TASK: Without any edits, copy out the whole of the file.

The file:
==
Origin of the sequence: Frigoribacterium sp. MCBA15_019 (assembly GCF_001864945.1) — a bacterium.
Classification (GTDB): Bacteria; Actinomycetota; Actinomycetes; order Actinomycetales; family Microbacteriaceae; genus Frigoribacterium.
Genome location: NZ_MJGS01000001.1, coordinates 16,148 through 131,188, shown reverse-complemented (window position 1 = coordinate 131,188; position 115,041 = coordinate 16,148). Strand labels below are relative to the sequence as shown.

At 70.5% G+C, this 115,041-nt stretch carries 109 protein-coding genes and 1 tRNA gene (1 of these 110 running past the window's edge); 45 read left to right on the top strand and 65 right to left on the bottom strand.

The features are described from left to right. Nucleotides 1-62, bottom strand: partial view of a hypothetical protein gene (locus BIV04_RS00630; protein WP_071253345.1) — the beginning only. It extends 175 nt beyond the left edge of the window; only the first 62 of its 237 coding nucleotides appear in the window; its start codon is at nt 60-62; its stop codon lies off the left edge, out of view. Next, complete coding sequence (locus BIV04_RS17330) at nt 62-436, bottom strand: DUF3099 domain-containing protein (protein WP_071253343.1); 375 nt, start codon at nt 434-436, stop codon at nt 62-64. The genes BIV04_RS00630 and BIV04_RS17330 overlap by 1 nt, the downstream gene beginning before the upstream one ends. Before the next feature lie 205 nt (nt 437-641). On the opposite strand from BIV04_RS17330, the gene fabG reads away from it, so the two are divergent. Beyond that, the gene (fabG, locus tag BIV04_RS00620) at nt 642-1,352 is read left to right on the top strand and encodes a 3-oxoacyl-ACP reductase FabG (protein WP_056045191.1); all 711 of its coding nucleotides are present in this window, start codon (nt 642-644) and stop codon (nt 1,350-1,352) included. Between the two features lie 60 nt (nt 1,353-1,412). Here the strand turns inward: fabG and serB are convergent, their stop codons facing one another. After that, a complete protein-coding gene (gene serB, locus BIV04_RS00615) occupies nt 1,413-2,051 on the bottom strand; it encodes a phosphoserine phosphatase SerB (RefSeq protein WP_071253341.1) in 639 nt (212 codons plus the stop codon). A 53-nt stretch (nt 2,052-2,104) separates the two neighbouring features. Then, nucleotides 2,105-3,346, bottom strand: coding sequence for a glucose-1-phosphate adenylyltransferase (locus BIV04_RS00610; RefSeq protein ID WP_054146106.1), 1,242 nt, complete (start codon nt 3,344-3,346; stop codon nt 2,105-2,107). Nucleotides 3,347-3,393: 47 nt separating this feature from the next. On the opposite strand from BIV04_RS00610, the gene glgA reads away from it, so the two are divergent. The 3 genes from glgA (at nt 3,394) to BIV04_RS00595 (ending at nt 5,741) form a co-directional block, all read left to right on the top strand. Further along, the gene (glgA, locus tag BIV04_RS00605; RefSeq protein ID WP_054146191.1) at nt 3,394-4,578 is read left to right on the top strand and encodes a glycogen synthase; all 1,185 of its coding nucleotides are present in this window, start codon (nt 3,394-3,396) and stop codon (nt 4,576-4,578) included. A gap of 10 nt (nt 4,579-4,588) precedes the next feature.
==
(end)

Origin of the sequence: Frigoribacterium sp. MCBA15_019 (assembly GCF_001864945.1) — a bacterium.
Classification (GTDB): Bacteria; Actinomycetota; Actinomycetes; order Actinomycetales; family Microbacteriaceae; genus Frigoribacterium.
Genome location: NZ_MJGS01000001.1, coordinates 16,148 through 131,188, shown reverse-complemented (window position 1 = coordinate 131,188; position 115,041 = coordinate 16,148). Strand labels below are relative to the sequence as shown.

At 70.5% G+C, this 115,041-nt stretch carries 109 protein-coding genes and 1 tRNA gene (1 of these 110 running past the window's edge); 45 read left to right on the top strand and 65 right to left on the bottom strand.

The features are described from left to right. Nucleotides 1-62, bottom strand: partial view of a hypothetical protein gene (locus BIV04_RS00630; protein WP_071253345.1) — the beginning only. It extends 175 nt beyond the left edge of the window; only the first 62 of its 237 coding nucleotides appear in the window; its start codon is at nt 60-62; its stop codon lies off the left edge, out of view. Next, complete coding sequence (locus BIV04_RS17330) at nt 62-436, bottom strand: DUF3099 domain-containing protein (protein WP_071253343.1); 375 nt, start codon at nt 434-436, stop codon at nt 62-64. The genes BIV04_RS00630 and BIV04_RS17330 overlap by 1 nt, the downstream gene beginning before the upstream one ends. Before the next feature lie 205 nt (nt 437-641). On the opposite strand from BIV04_RS17330, the gene fabG reads away from it, so the two are divergent. Beyond that, the gene (fabG, locus tag BIV04_RS00620) at nt 642-1,352 is read left to right on the top strand and encodes a 3-oxoacyl-ACP reductase FabG (protein WP_056045191.1); all 711 of its coding nucleotides are present in this window, start codon (nt 642-644) and stop codon (nt 1,350-1,352) included. Between the two features lie 60 nt (nt 1,353-1,412). Here the strand turns inward: fabG and serB are convergent, their stop codons facing one another. After that, a complete protein-coding gene (gene serB, locus BIV04_RS00615) occupies nt 1,413-2,051 on the bottom strand; it encodes a phosphoserine phosphatase SerB (RefSeq protein WP_071253341.1) in 639 nt (212 codons plus the stop codon). A 53-nt stretch (nt 2,052-2,104) separates the two neighbouring features. Then, nucleotides 2,105-3,346, bottom strand: coding sequence for a glucose-1-phosphate adenylyltransferase (locus BIV04_RS00610; RefSeq protein ID WP_054146106.1), 1,242 nt, complete (start codon nt 3,344-3,346; stop codon nt 2,105-2,107). Nucleotides 3,347-3,393: 47 nt separating this feature from the next. On the opposite strand from BIV04_RS00610, the gene glgA reads away from it, so the two are divergent. The 3 genes from glgA (at nt 3,394) to BIV04_RS00595 (ending at nt 5,741) form a co-directional block, all read left to right on the top strand. Further along, the gene (glgA, locus tag BIV04_RS00605; RefSeq protein ID WP_054146191.1) at nt 3,394-4,578 is read left to right on the top strand and encodes a glycogen synthase; all 1,185 of its coding nucleotides are present in this window, start codon (nt 3,394-3,396) and stop codon (nt 4,576-4,578) included. A gap of 10 nt (nt 4,579-4,588) precedes the next feature.